Portrait of beautiful young woman professional truck driver sitting and driving big truck. She is dangerously trying to take smart phone while driving.

Women Play a Vital Role in the Transportation Industry

March is National Women’s History Month. As we celebrate and uplift the women in our lives, it’s important to acknowledge the women in fleet management and transportation that have broken down barriers in traditionally male dominated industries. Organizations such as Women in Trucking (WIT) and the Women in Fleet Management group (WIFM) have been advocating for women in the transportation industry for over a decade. While there has been an increase of women working in transportation related industries, women still remain widely underrepresented in the field. According to the US Census Bureau, women make up only 3.7% of technicians, 10% of truck drivers, and 16.8% of fleet managers. However, 33.8% of C-suite executives and 44.7% of dispatcher roles are filled by women; these percentages have gradually grown over the years. 

Women have been making an impact on the transportation industry since the early 20th century. Take Luella Bates for example, she was the first female truck driver in U.S. history. During World War I, she and around 150 other women were test drivers for Four Wheel Drive (FWD), an auto company in Clintonville, Wisconsin. Although she was initially hired as a temporary replacement for the men serving in the war, Bates remained working at FWD long after the war had ended. She was a master mechanic and managed all the maintenance on her truck herself. Her dedication and passion for truck driving has inspired many other women to take up the profession. In 1953, Lois Cooper became the first female African American transportation engineer to be hired in the California Department of Transportation. Not only was she the first black woman in California to pass the Professional Engineers (PE License) Exam, but she was also a remarkable mathematician, encouraged STEM education, and was an advocate for Civil Rights.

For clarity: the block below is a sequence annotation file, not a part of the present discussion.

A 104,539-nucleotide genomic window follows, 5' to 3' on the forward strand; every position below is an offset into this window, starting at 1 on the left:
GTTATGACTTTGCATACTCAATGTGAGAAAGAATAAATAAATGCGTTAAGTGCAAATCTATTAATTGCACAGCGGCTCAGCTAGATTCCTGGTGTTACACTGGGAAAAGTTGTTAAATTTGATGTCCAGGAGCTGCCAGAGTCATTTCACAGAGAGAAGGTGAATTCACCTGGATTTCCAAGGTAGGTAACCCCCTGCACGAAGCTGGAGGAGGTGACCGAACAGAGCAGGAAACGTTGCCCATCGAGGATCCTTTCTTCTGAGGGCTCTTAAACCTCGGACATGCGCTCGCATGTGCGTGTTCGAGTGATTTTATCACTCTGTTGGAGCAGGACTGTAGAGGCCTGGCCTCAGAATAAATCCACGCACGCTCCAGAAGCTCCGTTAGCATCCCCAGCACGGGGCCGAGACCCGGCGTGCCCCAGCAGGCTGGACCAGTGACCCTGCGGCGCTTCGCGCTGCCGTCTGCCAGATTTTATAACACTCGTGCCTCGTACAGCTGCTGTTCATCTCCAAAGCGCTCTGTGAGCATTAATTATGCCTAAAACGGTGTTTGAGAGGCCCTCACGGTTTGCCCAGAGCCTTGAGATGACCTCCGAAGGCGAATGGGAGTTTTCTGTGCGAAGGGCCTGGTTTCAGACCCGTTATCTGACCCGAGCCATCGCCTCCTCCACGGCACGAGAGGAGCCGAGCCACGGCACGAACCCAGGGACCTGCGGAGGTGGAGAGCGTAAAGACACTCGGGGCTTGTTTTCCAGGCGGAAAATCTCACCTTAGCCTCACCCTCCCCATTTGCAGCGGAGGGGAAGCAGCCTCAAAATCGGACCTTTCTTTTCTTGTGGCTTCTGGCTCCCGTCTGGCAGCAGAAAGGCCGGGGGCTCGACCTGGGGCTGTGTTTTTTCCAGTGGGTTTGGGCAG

Single mother of three, Adriesue “Bitsy” Gomez, had always dreamt of becoming a truck driver. Once she started driving professionally to support her family, she quickly noticed the discrimination embedded in the transportation industry. Gomez sought out to change this, and in the mid 1970s, she founded the Coalition of Women Truck Drivers, a 150-member organization that challenged sexism and discrimination in the trucking industry. The group campaigned for an increase in the number of women’s restrooms at truck stops and beyond. Gomez maintained a lifelong dedication to enhancing the safety and inclusivity of the trucking industry for women. 

These women have paved the way for future generations of women who want to work in transportation. Though there is still much progress to be made for diversity and inclusion in the transportation and fleet management industries, we have come a long way. It’s important we continually recognize the hand women have had in shaping the transportation industry as we know it today.